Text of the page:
As a tradition, Chiang Dao’s Baan Pa Tueng Ngam hill tribe’s newborn baby’s umbilical cords are tied to a tree. This symbolizes the tree as a source of the person’s life. Any harm done to the tree is harm done to the spirit of the person whose umbilical cords were tied to the tree. This is synonymous with Al Gore’s presentation during the Climate Reality Leadership Corps on environment and spirituality, which states that: anything we do to the environment; we do to ourselves. When we harm the environment; we harm ourselves. When we love our environment; we love ourselves. In the very same way, the actions that we do in our own countries have a trickling effect to the region we live in.


HANDs and regionalism

The observations from the community visits were only a portion of the diversity of cultures and understanding we have on the issue of disaster. We may be working on special projects per country; but, these projects contribute to something bigger – our local or national projects can contribute to the stability of our region.

HANDs, or Hope and Dreams Project, is participated in by 24 representatives from the Philippines, Thailand, Indonesia, Singapore, Malaysia, Nepal, and Japan, concretizing regionalism and cooperation. Evident in our national projects is that our priorities are unique, but also that our groups are working towards one goal: to promote disaster education. We demand a safer and more prepared region to live in. Yet the solution to this demand starts within changing our own ways.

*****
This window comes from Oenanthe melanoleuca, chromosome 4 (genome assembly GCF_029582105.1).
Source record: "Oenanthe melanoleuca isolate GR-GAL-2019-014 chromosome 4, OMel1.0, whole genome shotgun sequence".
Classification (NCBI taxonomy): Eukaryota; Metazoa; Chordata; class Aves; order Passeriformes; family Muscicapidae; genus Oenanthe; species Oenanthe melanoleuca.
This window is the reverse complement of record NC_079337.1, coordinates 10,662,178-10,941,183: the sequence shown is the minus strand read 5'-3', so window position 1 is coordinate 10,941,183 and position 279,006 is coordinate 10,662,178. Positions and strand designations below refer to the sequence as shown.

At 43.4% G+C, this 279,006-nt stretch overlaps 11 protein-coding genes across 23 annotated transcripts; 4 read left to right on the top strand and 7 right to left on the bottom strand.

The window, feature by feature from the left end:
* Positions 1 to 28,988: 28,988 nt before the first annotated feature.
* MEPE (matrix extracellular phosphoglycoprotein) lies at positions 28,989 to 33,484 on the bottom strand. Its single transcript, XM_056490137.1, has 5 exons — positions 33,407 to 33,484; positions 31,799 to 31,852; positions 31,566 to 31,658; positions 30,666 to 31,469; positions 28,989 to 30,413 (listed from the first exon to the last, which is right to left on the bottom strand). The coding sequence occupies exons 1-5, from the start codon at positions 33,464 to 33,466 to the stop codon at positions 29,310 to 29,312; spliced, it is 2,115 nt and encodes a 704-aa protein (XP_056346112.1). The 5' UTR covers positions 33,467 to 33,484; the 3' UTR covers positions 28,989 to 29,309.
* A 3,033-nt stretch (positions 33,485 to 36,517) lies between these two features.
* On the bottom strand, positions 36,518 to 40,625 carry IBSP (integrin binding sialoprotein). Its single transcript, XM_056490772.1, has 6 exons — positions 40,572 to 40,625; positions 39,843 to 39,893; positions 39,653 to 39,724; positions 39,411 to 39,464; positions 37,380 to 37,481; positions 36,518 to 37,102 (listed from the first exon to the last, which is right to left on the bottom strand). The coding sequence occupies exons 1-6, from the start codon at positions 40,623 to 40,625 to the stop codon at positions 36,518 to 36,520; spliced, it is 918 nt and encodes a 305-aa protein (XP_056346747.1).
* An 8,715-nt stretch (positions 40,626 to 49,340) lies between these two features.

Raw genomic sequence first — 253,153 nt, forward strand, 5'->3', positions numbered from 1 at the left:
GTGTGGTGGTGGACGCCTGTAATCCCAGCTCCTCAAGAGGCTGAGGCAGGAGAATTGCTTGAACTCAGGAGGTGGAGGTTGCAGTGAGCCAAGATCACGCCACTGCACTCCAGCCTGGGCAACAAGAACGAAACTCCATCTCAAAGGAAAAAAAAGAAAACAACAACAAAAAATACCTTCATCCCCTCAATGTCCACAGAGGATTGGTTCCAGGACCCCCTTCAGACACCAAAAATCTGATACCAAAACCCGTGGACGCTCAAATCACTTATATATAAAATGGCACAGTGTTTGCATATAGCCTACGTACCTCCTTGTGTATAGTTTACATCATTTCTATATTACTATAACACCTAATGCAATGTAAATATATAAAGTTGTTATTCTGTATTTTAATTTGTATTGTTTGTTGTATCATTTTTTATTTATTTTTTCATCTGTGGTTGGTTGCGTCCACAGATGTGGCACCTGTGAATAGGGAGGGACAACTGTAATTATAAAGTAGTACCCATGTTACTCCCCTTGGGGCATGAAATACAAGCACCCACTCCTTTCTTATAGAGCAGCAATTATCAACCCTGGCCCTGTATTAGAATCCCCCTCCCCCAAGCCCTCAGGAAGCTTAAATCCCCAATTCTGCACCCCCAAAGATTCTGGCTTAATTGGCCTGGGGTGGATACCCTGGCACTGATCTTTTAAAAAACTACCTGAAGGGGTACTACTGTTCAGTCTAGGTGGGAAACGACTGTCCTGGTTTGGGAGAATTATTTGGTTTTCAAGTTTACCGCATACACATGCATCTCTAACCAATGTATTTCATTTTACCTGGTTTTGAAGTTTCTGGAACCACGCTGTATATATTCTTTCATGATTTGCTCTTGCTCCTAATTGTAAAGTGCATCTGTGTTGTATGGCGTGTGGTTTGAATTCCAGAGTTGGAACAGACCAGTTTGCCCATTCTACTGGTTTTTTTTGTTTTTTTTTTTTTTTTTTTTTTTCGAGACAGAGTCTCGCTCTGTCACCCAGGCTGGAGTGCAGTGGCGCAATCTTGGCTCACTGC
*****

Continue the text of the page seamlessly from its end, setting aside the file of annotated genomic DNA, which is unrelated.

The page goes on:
Margaret with HANDs Project representatives at Baiturrahman Grand Mosque, Banda Aceh

In the broadest sense, HANDs fellows work together through intellectual exchanges and knowledge sharing. Skills or ideas may not easily fit within a cultural context, but there is room for re-formation and adaptation. The creativity brought by the research fellows was rooted in the openness that communities have different needs and varying responses to the plans implemented.

The exchange of ideas became the first step in solving the complexity of disaster as a subject and as a problem. And Bringing people together from different countries produces different points-of-view due to the diversity of experiences and varied backgrounds of the HANDs fellows.

In the Climate Reality Leadership Corps, Fr. Edwin A. Gariguez explored the idea of Thomas Berry’s cultural pathology defined as alienation from our relationship with nature, which is rampant in the youth today. In the “selfie and me, me, me generation,” it might be difficult to engage our youth to care, to act, and to be responsive to the social issues we face in this era. However, the initiative of Japan Foundation’s Hope and Dreams Project treats the youth as professionals and experts. This method enhances the youth’s participation in the civil society sphere as change agents, and serves as building blocks of the future generation’s knowledge on disaster. HANDs, by involving youth like us to educate fellow youth on disaster, is itself a remedy to cultural pathology. Climate change requires solutions, and, the HANDs project is one.



[1] Gariguez, E. (2016, March). Faith voices on climate: the call for ecological conversion.

Presented at the Climate Reality Leadership Corps, Manila, Philippines.

[2] Gore, A. (2016, March). The climate reality project. Presented at the Climate Reality Leadership Corps, Manila, Philippines.


Margaret is a Greenpeace Activist and Climate Reality Leader based in the Philippines.